Learning the ropes by swinging from the branches

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CIOs remember their first PCs

The teaching of ICT in schools is a hot topic at the moment. Critics have long decried the formal ICT curriculum as teaching students a high level of competency at fancy slide transitions on PowerPoint, but leaving them with few truly valuable skills.

Now the government has waded into the debate, with Michael Gove announcing plans to axe the ICT curriculum in favour of computer science.

When I look back at my IT education, it was mainly through mucking about on my uncle’s HP-65 calculator that I got a feel for technology.

Hands up who else spent their evenings as a teenager reconfiguring their hard drive?

I know I’m not the only one. I used to take great pleasure in converting my 8-bit BBC Micro into a sampler, all the while secretly hoping I would be the next Duran Duran and that mass female adulation would follow.

And let’s face it, many of us still get to play with the excitement of technology and get paid for it.

But how did you learn to manoeuvre all those complicated systems? The chances are that you did a science course at university.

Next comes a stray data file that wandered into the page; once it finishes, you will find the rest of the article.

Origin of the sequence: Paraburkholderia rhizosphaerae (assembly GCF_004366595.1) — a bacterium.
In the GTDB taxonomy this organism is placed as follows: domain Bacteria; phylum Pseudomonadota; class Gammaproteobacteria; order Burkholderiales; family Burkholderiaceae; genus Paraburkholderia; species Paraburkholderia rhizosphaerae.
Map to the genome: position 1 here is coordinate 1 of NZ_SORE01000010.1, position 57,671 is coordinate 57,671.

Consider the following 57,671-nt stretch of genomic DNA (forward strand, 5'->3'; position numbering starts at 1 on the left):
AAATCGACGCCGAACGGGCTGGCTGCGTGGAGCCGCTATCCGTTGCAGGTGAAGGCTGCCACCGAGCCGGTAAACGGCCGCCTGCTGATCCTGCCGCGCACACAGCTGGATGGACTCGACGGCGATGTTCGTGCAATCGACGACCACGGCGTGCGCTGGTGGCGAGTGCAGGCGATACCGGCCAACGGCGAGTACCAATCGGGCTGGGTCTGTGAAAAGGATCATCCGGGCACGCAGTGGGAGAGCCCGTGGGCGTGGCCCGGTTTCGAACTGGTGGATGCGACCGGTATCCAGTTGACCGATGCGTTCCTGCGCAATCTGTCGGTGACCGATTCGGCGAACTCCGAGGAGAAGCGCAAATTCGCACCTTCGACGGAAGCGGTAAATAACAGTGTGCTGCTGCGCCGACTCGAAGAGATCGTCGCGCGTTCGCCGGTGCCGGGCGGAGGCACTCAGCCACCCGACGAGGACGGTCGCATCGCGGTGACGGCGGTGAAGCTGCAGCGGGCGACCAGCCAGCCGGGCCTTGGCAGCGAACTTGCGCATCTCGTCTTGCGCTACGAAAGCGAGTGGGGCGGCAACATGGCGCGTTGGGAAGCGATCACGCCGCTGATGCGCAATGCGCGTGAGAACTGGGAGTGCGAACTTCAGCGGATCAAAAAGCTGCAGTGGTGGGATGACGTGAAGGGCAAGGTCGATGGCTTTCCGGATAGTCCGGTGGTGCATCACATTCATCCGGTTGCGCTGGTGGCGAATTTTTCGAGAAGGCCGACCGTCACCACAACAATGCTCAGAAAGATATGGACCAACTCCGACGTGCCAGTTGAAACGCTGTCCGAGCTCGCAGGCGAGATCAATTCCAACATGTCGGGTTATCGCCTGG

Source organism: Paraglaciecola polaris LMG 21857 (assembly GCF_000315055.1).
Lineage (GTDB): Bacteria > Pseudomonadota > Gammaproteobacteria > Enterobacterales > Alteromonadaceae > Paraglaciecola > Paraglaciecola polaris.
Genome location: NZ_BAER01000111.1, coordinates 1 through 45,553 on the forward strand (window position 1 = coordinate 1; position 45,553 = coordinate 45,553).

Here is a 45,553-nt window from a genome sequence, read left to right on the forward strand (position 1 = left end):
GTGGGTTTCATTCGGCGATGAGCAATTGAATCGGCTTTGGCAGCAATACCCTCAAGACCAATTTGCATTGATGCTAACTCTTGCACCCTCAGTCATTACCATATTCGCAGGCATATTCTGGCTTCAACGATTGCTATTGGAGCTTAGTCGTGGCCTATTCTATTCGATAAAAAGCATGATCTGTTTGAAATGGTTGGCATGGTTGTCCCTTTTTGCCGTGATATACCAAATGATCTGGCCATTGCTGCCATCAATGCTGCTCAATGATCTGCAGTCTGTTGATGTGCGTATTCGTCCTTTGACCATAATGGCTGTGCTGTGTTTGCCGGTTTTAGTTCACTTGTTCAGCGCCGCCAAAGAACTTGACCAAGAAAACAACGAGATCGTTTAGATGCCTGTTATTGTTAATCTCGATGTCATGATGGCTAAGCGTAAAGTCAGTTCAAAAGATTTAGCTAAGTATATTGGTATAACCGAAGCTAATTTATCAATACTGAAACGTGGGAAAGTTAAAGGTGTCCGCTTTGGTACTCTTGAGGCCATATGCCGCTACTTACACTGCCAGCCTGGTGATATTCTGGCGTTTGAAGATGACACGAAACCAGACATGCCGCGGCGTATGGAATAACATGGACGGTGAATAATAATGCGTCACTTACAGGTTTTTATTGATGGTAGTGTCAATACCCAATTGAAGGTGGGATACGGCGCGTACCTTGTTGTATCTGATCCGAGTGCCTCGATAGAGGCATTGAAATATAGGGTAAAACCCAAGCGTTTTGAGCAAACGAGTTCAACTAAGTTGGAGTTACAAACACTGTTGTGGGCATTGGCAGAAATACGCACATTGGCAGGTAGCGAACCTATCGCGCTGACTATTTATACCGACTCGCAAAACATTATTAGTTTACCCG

But your love of technology probably would have developed at an earlier age. By using your analytical mind, you would have learnt to create stuff and make things work using technology, largely through trial and error.

The IT world is all about tomorrow’s world, having vision and ambition for a future way of working.

CIOs globally are putting together the pieces of this new model, succeeding, failing and then succeeding again, and in turn creating systems that will be used in years to come.

And so the future generation of CIOs should to be encouraged to think about how the world will continue to evolve beyond where it is now, and learn about developing new solutions and adapting current systems to tomorrow’s challenges.

Unfortunately there is nothing ambitious about ICT in schools today. And yet it is young people who are adapting the quickest of all to new technologies. They tweet, download apps and buy online with astonishing agility and speed.

The last time my five-year-old got hold of my iPad, she managed to order two volumes of Peppa Pig in less time than it takes me to write a text message, all whilst topping my highest score on Angry Birds. It’s scary.

But what is more scary is that ten years on, she will be in secondary school, sitting down in a classroom of computers to be told how to download an app and format cells in Excel, as part of her ICT education.

Hardly inspiring stuff, especially for her classmate who has already built his own website and spent the weekend trying to hack into his dad’s bank account to buy virtual puppy food.

It’s like teaching someone how to use a calculator, instead of learning maths, or watching the film of Much Ado About Nothing, instead of studying the Shakespeare text.

Don’t get me wrong, I’m a big Kenneth Brannagh fan – but it feels like we’ve missed something.

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